In our world we often only have weeks to establish a foothold. This means we need to be sure that we're heading in the right direction from day one. And the only way to do this is to provide early sight of the end product. We call this "delivering from the off". Quite frankly if you're on an extremely tight timescale and you can't get something up for review in a day or two then the end product is very unlikely to happen.

Get the hard things done first

This sounds so obvious but all too often agile projects come a cropper at the last hurdle when a tricky task dismantles the plan and sends the team into disarray. A good adventurer will know this and help you identify the things that are hard and put the project at most risk. A better adventurer will attack these with a relish from the outset, determined to take the shortest path to success by the most direct route. This diminishes risk as the project progresses rather than deferring it in the name of "early success"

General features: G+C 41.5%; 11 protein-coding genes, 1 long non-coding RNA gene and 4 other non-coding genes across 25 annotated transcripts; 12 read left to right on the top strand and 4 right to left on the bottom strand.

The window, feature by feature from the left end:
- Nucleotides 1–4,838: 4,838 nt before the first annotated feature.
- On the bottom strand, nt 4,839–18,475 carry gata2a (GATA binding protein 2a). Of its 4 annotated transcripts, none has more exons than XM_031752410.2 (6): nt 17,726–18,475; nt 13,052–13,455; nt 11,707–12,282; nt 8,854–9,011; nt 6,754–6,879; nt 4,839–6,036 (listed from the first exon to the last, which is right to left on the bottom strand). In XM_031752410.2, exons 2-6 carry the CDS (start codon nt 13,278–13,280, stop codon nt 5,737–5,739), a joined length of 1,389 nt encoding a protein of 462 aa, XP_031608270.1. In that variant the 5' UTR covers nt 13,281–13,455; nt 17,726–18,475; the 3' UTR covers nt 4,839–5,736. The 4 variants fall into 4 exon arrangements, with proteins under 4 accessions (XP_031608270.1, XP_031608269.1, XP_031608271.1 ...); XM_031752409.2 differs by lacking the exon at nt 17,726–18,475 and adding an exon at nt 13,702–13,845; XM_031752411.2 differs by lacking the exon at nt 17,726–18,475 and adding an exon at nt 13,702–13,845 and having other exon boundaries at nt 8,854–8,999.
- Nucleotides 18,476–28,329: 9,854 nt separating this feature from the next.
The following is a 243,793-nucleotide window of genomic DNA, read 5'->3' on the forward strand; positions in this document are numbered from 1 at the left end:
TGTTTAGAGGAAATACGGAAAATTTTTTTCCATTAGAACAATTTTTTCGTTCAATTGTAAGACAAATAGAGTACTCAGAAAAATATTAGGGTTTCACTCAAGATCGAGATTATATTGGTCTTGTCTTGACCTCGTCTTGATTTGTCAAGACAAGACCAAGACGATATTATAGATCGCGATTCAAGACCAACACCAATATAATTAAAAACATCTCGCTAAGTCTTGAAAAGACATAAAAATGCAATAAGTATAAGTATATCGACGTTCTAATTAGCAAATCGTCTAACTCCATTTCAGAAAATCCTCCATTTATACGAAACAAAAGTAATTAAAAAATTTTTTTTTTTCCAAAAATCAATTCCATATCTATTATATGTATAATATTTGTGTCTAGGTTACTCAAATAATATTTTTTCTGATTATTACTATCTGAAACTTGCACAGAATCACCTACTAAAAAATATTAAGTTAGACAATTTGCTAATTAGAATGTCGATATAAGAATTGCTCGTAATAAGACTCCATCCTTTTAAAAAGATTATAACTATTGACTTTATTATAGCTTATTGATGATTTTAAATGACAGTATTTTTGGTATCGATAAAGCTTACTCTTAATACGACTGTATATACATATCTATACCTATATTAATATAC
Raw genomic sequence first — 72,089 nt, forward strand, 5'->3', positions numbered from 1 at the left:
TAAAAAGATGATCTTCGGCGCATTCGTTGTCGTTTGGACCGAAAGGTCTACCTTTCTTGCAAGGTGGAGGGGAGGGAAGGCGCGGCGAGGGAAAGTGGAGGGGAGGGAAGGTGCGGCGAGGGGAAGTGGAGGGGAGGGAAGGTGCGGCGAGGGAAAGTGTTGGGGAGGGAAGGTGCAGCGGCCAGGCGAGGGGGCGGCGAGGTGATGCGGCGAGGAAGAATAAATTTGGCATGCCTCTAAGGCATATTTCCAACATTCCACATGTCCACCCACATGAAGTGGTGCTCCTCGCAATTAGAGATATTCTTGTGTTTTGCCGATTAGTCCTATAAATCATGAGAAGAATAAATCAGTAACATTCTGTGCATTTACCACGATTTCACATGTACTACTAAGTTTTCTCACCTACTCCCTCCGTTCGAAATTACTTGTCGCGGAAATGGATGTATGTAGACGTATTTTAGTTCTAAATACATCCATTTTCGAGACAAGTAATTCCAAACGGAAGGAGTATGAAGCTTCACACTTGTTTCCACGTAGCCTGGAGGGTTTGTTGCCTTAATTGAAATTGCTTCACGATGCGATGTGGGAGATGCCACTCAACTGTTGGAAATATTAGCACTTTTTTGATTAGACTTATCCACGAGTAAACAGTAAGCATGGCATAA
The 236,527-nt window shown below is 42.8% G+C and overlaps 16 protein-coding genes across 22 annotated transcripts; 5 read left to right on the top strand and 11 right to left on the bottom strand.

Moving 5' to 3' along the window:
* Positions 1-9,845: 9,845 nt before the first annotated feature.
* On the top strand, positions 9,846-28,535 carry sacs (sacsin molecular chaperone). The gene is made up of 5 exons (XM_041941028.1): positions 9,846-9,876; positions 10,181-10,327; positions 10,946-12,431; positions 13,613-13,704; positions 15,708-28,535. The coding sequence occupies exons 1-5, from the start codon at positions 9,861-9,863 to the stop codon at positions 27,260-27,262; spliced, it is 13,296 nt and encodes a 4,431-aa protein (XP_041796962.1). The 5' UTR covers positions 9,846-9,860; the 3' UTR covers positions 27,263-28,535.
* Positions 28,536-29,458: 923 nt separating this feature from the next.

Practise open, honest, rapid communication

Yeah, you knew this was coming. We've heard it time and time again that the success of many projects, initiatives, businesses and processes have been hindered by poor communication. This is even more critical when you're using adventurers to help you deliver. You need to be able to talk to them in real time, share these communications with others and carry them out in an environment with as few constraints or taboos as possible.

This means opening up to each others discussion channels, this builds empathy and understanding if carried out well. It also means giving and receiving honest feedback. If you don't like it, tell your adventurers now and don't be afraid to say so. A good adventurer will take that on board. Also be prepared for them to tell you that your idea may not be the best way to traverse the particular problem. Listen to them and digest as they're out there fighting through the foliage on your behalf.